Ghost of Christmas past and Leeds United sloppiness threatens to spoil another festive period - Graham Smyth's Verdict
The ghost of Christmas past threatened to spoil another festive period for Leeds United, who looked a pale imitation of themselves for too long in their 1-1 against Preston North End.
The Whites have, in the main, struggled at this time of year over the last 10 years.
They began their Boxing Day clash with an up-for-it Preston like a team who were still more than a little merry from the day before, never mind hungover.
Passes went astray all over the pitch, heavy touches invited pressure and at 1-0 down on 22 minutes, the tree, the baubles and the tinsel were headed for the skip long before the 12 days were up.
There was to be no Christmas miracle, not on the scale of 2018's Boxing Day pandemonium-inducing comeback-for-the-ages, but Stuart Dallas' 89th minute equaliser ensured the 2019 festive season was not cancelled altogether at LS11.
It was a weird game.
Leeds found themselves on the back foot for much of the first half and left it late to guarantee a point, yet could still have won this one handily.
The woodwork, goalkeeper Declan Rudd and poor finishing, not for the first time this season, denied them a first win in three.
A point at least maintained the eight-point gap that existed at the start of the day, between them and third place.
Marcelo Bielsa spoke after the game of a difficult 20-minute spell, one controlled by Preston, before his side regained their traditional dominance for the following 75.
It didn't look, or feel, like Leeds were particularly in control of the game until after the break however.
After an early chance for Patrick Bamford, whose shot was deflected wide, Preston took over - without the ball.
Ponderous Leeds possession deep in their own half ended in mistakes, enforced by the ferocious pressing of Preston, the boot on the other foot for a change at Elland Road.
Too many players just weren't at it early on. Luke Ayling and Jack Harrison had passes picked off, Kalvin Phillips lost the ball and Kiko Casilla rushed out of his box to try an unsuccessful slide tackle, Brad Potts mercifully missing the empty net.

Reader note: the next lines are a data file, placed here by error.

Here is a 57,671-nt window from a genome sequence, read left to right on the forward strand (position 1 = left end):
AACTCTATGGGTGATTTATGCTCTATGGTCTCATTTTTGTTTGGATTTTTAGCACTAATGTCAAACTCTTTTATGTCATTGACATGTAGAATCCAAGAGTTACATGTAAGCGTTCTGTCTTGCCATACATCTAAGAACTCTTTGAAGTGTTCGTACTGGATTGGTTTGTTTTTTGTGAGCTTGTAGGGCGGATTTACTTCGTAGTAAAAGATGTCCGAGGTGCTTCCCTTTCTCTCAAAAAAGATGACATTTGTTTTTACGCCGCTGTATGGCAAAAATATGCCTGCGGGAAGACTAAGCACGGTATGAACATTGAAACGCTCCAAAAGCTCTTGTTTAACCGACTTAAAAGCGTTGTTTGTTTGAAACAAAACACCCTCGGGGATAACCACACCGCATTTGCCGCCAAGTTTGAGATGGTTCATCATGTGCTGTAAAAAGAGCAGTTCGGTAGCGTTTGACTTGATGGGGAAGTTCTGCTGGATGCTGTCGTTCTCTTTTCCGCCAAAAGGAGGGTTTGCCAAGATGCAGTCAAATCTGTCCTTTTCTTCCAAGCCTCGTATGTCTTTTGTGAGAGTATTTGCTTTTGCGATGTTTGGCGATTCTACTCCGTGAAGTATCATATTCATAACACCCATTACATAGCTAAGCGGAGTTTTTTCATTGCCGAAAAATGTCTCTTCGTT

Tom Barkhuizen robbed Liam Cooper and Phillips had to tidy up.
Ayling erred again, Barkhuizen shot at goal and Casilla had to tidy up with a smart save.
When the link between Harrison and Alioski broke down, Barkhuizen tried again, this shot flashing wide.
Cooper was beaten out wide and Ben White, one of few who had a steady start and maintained it, intervened in the six-yard box as David Nugent threatened with a diving header.
It was an alarming opening and just about as bad as anything Elland Road has seen this season.
Worse was to come, ironically after Leeds' best moment.
They finally broke out of their own half through Stuart Dallas who hared down the middle and fed Mateusz Klich, the Polish international dallying on the ball and allowing Preston to challenge, clear and counter.
The same kind of devastating counter attack that has so often been a weapon for the Whites cut them open, an overlap allowing Alan Browne to run in unopposed and beat Casilla for a deserved opener.
The goal did little to wake Leeds from their slumber and Preston continued to look dangerous.
Brad Potts shot wide from distance, perhaps as taken aback by the space and time afforded to him as anyone else in the stadium.
Yet there were, eventually, green shoots of recovery.
The Harrison-Alioski link yielded a shot for the latter, the effort creeping wide of the far post.